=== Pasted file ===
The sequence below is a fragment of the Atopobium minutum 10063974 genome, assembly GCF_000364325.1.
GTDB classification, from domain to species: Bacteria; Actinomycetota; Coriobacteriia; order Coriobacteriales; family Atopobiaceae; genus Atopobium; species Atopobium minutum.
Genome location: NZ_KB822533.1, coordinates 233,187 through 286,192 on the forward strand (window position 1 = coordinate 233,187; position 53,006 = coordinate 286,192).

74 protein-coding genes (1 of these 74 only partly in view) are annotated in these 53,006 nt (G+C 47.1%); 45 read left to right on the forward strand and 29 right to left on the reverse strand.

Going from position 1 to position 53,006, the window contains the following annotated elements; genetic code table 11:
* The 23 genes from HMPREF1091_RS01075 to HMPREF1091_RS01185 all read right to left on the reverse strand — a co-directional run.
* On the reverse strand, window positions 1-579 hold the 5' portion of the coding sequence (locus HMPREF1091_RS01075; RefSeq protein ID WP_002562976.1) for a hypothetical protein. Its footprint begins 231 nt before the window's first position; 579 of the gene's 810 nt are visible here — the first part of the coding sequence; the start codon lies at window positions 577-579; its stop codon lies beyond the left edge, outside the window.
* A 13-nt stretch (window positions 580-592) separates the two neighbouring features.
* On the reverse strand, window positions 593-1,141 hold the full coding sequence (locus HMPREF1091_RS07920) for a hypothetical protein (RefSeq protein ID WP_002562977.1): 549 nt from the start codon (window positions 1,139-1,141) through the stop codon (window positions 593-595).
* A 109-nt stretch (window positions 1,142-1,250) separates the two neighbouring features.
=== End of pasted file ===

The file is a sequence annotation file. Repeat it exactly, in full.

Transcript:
The sequence below is a fragment of the Atopobium minutum 10063974 genome, assembly GCF_000364325.1.
GTDB classification, from domain to species: Bacteria; Actinomycetota; Coriobacteriia; order Coriobacteriales; family Atopobiaceae; genus Atopobium; species Atopobium minutum.
Genome location: NZ_KB822533.1, coordinates 233,187 through 286,192 on the forward strand (window position 1 = coordinate 233,187; position 53,006 = coordinate 286,192).

74 protein-coding genes (1 of these 74 only partly in view) are annotated in these 53,006 nt (G+C 47.1%); 45 read left to right on the forward strand and 29 right to left on the reverse strand.

Going from position 1 to position 53,006, the window contains the following annotated elements; genetic code table 11:
* The 23 genes from HMPREF1091_RS01075 to HMPREF1091_RS01185 all read right to left on the reverse strand — a co-directional run.
* On the reverse strand, window positions 1-579 hold the 5' portion of the coding sequence (locus HMPREF1091_RS01075; RefSeq protein ID WP_002562976.1) for a hypothetical protein. Its footprint begins 231 nt before the window's first position; 579 of the gene's 810 nt are visible here — the first part of the coding sequence; the start codon lies at window positions 577-579; its stop codon lies beyond the left edge, outside the window.
* A 13-nt stretch (window positions 580-592) separates the two neighbouring features.
* On the reverse strand, window positions 593-1,141 hold the full coding sequence (locus HMPREF1091_RS07920) for a hypothetical protein (RefSeq protein ID WP_002562977.1): 549 nt from the start codon (window positions 1,139-1,141) through the stop codon (window positions 593-595).
* A 109-nt stretch (window positions 1,142-1,250) separates the two neighbouring features.